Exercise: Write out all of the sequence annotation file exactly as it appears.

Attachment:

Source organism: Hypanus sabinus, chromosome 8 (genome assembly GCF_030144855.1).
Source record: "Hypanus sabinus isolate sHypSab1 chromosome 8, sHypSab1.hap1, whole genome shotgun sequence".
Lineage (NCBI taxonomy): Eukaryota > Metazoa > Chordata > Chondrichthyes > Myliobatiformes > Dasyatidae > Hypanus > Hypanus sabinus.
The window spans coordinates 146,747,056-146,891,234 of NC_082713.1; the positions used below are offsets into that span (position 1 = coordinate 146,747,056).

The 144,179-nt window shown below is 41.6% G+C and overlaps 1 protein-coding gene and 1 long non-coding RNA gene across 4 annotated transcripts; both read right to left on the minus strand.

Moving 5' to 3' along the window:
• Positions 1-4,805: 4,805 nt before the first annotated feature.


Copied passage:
Source organism: Hypanus sabinus, chromosome 8 (genome assembly GCF_030144855.1).
Source record: "Hypanus sabinus isolate sHypSab1 chromosome 8, sHypSab1.hap1, whole genome shotgun sequence".
Lineage (NCBI taxonomy): Eukaryota > Metazoa > Chordata > Chondrichthyes > Myliobatiformes > Dasyatidae > Hypanus > Hypanus sabinus.
The window spans coordinates 146,747,056-146,891,234 of NC_082713.1; the positions used below are offsets into that span (position 1 = coordinate 146,747,056).

The 144,179-nt window shown below is 41.6% G+C and overlaps 1 protein-coding gene and 1 long non-coding RNA gene across 4 annotated transcripts; both read right to left on the minus strand.

Moving 5' to 3' along the window:
• Positions 1-4,805: 4,805 nt before the first annotated feature.